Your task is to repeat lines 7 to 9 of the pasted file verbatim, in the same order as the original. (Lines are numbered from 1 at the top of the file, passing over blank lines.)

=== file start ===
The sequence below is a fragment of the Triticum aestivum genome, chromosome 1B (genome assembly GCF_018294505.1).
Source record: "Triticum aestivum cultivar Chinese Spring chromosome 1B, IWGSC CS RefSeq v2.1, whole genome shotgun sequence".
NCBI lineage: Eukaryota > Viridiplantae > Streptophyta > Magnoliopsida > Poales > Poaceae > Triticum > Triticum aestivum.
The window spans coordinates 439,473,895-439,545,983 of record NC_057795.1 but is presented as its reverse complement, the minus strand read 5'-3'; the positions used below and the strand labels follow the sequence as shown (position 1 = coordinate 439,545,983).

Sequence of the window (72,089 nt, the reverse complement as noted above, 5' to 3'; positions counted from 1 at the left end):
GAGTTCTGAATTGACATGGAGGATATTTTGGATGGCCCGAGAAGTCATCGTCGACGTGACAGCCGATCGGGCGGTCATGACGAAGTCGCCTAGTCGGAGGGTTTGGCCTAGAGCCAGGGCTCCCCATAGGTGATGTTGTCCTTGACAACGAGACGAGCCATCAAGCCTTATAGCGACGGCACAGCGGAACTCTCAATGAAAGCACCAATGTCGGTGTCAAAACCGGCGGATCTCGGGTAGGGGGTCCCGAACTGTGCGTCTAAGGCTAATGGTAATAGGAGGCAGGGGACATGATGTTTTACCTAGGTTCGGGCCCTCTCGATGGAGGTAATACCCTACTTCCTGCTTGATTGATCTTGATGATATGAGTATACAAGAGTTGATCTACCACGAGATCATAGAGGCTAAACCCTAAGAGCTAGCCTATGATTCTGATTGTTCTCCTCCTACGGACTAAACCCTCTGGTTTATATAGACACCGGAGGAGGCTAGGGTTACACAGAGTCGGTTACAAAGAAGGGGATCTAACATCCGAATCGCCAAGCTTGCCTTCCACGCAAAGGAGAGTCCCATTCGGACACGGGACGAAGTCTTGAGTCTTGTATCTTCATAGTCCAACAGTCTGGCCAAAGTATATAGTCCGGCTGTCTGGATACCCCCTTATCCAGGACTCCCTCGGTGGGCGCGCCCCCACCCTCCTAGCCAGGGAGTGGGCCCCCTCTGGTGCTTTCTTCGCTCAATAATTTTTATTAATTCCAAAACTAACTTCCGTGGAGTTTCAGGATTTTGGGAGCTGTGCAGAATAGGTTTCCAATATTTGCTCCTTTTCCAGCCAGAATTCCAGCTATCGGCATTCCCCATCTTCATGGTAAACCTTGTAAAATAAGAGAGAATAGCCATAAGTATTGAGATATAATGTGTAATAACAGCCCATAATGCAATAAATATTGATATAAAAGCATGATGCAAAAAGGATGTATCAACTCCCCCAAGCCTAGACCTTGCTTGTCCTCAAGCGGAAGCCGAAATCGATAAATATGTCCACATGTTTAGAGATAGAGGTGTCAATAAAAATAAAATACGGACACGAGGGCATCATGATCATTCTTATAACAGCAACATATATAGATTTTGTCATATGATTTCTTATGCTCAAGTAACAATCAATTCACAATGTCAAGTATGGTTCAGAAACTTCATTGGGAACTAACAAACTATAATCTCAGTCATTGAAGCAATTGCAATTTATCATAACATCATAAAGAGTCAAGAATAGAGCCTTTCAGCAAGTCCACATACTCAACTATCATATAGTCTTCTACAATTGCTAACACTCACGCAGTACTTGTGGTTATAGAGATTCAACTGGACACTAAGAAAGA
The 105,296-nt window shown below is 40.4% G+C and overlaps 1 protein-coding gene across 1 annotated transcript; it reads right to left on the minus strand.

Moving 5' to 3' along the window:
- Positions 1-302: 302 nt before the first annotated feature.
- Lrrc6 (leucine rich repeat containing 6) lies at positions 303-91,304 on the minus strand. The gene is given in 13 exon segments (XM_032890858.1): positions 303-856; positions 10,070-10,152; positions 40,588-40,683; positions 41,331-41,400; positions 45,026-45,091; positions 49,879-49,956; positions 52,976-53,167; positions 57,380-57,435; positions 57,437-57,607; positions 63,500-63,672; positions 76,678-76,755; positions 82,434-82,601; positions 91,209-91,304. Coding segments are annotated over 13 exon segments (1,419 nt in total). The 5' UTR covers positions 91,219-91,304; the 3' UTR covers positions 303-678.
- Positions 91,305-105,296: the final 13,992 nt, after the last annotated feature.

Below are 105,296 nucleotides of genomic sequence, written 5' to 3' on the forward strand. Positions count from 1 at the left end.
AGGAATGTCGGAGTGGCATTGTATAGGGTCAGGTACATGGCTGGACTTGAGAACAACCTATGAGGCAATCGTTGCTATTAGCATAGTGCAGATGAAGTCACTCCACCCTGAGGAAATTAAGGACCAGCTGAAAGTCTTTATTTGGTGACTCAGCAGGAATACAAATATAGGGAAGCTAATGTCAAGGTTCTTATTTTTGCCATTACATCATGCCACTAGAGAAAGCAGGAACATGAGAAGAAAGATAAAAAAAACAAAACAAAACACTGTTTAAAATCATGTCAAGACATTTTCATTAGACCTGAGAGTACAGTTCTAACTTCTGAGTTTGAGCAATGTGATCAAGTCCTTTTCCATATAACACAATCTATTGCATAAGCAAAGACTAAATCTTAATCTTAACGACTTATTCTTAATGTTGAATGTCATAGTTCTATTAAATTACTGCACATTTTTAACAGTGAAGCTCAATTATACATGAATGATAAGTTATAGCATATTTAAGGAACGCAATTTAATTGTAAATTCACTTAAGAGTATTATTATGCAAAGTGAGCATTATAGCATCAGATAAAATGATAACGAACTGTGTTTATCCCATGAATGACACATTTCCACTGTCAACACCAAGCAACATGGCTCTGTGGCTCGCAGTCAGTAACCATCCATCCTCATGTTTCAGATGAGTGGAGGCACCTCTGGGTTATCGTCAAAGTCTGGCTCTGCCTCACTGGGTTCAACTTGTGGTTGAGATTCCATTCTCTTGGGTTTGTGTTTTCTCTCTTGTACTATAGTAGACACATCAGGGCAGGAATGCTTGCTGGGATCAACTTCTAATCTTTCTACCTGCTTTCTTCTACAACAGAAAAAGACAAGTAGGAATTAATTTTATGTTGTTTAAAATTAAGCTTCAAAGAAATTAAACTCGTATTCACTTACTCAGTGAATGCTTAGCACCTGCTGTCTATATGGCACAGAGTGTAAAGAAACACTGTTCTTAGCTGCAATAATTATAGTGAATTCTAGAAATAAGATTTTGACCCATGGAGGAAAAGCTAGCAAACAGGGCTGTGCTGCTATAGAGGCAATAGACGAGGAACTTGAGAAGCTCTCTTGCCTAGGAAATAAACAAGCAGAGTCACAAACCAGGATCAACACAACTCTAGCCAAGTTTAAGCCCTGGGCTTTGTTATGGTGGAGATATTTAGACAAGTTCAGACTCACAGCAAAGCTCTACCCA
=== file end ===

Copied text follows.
The 105,296-nt window shown below is 40.4% G+C and overlaps 1 protein-coding gene across 1 annotated transcript; it reads right to left on the minus strand.

Moving 5' to 3' along the window:
- Positions 1-302: 302 nt before the first annotated feature.